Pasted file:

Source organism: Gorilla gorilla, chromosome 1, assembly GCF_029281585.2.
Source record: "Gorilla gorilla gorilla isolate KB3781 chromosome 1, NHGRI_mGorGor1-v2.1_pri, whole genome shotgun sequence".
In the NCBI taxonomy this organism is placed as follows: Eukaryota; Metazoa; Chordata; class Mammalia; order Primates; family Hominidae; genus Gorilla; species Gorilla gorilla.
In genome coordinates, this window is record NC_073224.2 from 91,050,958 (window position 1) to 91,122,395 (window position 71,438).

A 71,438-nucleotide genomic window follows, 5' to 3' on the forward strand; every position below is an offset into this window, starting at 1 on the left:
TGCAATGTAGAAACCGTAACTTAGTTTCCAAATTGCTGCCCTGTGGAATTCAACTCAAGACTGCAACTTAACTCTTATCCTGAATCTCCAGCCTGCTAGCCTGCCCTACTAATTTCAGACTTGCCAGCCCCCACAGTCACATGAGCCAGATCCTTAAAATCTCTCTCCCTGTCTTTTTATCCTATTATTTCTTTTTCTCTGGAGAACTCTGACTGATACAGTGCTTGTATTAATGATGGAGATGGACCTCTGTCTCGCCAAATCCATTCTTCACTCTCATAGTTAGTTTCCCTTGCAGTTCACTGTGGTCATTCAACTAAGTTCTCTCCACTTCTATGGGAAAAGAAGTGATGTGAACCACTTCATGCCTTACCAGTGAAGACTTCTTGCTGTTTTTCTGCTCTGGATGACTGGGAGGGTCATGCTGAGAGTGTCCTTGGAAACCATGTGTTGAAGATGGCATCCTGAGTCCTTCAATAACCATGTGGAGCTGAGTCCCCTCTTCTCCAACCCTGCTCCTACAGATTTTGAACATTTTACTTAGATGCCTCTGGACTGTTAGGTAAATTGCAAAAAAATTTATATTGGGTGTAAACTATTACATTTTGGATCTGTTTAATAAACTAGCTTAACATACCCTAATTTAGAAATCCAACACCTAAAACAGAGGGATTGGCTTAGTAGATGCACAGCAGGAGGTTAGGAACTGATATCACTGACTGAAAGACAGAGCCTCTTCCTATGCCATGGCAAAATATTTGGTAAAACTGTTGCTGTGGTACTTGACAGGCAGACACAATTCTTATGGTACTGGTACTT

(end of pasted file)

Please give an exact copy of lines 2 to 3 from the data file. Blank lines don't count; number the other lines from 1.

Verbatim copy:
Source record: "Gorilla gorilla gorilla isolate KB3781 chromosome 1, NHGRI_mGorGor1-v2.1_pri, whole genome shotgun sequence".
In the NCBI taxonomy this organism is placed as follows: Eukaryota; Metazoa; Chordata; class Mammalia; order Primates; family Hominidae; genus Gorilla; species Gorilla gorilla.